HOWARD — Early Sunday morning friends, family and community members gathered at the Apple Valley Property Owners Association office to start a new day of searching for the four missing persons — Tina Herrmann, 32; her two children, Sarah Maynard, 13, and Kody Maynard, 11; and family friend, Stephanie Sprang, 41, all of Howard.
Get audio from the press conferences, see images of the investigation and search, a map of key events and related stories.
Words of hope and prayers were given by Steve Sprang, father of Stephanie Sprang, as volunteers convened. He also expressed his appreciative to all those able to come out and asked people to be safe as they searched.
Jennifer and Brian Kessler organized the volunteers into several groups to head out in different directions.
“We only ask that if you find something to back away, mark where you saw it, and immediately call the sheriff. We don’t want to ruin anything, so please be careful,” said Brian Kessler, speaking to a crowd of over 40 people. “We were out yesterday and stopped because we didn’t know any other place to look, so if there’s any locations you think we should check out, please let us know.”
One volunteer also suggested the Kenyon College Observatory, “I feel very strong about [searching] there. It has many roads and has a wide open area.”
Other volunteers thought areas of seclusion should be places to search, particularly near waterways, streams and rivers.
A team of nine, led by Brian Kessler, headed down Magers Road to an area along Little Jelloway Creek. With no rain the past week, the creek bed was low and fairly easy to traverse.
“I didn’t find anything yet, but we’ll keep looking,” said Brian Kessler.
The sound of crunching leaves and the hush of the steady creek were the only sounds heard as volunteers scoured the woods along the stream.
The team stopped for a small break to study a map of Knox County and Apple Valley. They pointed to possible locations to where evidence or clues might be found to aid in the missing persons case. Areas along King Beach Drive, Magers Road and Colopy Road were marked as potential spots and then searched.
Robin Scoles, and her team, searched around Bennett Park and along Skyline Drive. “If it was me or my daughter missing, I would want people to look for us.”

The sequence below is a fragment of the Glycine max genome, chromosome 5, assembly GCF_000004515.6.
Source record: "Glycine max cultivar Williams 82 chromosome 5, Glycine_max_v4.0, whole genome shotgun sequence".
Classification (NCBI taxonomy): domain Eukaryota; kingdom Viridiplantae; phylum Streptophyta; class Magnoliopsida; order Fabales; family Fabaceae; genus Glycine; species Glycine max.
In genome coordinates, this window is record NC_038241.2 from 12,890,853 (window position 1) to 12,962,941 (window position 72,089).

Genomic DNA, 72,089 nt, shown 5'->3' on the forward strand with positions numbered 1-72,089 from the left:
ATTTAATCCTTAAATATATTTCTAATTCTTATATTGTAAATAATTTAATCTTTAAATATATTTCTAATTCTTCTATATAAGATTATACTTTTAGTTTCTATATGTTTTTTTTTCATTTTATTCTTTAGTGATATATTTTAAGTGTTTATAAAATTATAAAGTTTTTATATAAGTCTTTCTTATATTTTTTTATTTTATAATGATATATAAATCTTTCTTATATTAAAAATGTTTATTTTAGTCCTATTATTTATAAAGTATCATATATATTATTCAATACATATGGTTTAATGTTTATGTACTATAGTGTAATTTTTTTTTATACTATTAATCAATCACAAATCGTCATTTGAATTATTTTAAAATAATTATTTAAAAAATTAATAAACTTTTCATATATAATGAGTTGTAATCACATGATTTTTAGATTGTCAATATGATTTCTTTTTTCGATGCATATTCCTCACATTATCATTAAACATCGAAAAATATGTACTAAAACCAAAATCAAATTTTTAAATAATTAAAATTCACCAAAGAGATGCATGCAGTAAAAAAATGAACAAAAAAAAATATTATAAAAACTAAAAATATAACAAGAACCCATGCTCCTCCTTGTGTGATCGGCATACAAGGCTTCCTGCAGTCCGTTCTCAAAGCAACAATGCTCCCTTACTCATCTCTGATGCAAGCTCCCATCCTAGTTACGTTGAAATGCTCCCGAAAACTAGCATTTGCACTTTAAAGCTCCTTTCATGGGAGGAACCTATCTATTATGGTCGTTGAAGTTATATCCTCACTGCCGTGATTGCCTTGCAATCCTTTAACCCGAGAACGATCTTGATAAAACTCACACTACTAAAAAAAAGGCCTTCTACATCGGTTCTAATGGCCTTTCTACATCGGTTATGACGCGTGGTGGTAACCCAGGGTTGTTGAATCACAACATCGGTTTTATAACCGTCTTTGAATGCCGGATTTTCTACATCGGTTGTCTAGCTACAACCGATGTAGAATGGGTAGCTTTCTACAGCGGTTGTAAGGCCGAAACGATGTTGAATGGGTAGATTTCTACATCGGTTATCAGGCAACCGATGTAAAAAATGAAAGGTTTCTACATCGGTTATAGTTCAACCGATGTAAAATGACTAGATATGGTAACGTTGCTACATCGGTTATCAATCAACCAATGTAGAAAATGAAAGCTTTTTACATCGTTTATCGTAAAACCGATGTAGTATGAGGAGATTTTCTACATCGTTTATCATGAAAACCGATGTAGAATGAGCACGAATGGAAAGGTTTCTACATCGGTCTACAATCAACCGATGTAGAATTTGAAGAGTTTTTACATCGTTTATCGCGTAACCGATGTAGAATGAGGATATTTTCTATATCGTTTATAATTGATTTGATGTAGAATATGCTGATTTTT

As the morning continued, cell phones began to ring as word of Sarah Maynard being discovered in Mount Vernon spread. Many were encouraged by the news, as well as fearful.
“I fear for the safety of my daughter,” said Scoles. “I live in that neighborhood where they found her.”
The searched continued well into the afternoon as many more joined in the search. Local farmers and property owners in the area allowed the parties to search their lands and fields.
“I’m so thankful for all the prayers and community support,” said Felicia White, friend of Stephanie Sprang. “When I heard about what happened I knew I couldn’t let it go, I had to help. I just want everyone to know that she’s a great person, and a great mom. She would never leave her kids for any reason. I’m not going to give up, never going to give up, until they are all found. She’s my best-friend, we’re like sisters. It’s hard to believe this has happened.”
Their search took them down a long gravel road on the east side of Apple Valley. After a few minutes of searching they came across two shirts: One pink and one red and looked as if ripped. The clothing appeared suspicious as it hung loosely over fallen tree limbs. White, who made the call to the Knox County Sheriff’s Office, was hesitant, but thought that it could be something Stephanie would wear.
A deputy arrived on the scene, collected the articles of clothing and was supportive of the group’s efforts.
The group was just as glad to be able to help their law enforcement.
“These are our neighbors, our friends, and our family. For many of us, they live right down the street,” said a volunteer who asked to remain anonymous. “If it could happen to them it could happen to us. I would want to know that someone was out looking for me.”
As dreaded rumors persisted of the possible deaths of the remaining three missing persons, a few wondered if they should continue to search.
“I’m impressed by how many are out. Some people asked if maybe we should go home but many wanted to stay and continue,” said Brian.
By the afternoon the team of nine turned into more than 20 volunteers.
“This is a larger group than yesterday,” said Brian. “It’s great to see so many willing to do something to help. There are many people who care but are just sitting at home not knowing what they can do.”
“I thought it was great everyone coming together and staying in contact throughout the whole search,” said Elizabeth Foor, volunteer and concerned parent. “I have two daughters and it’s so sad to hear that this has happened. I knew I had to come out to help.”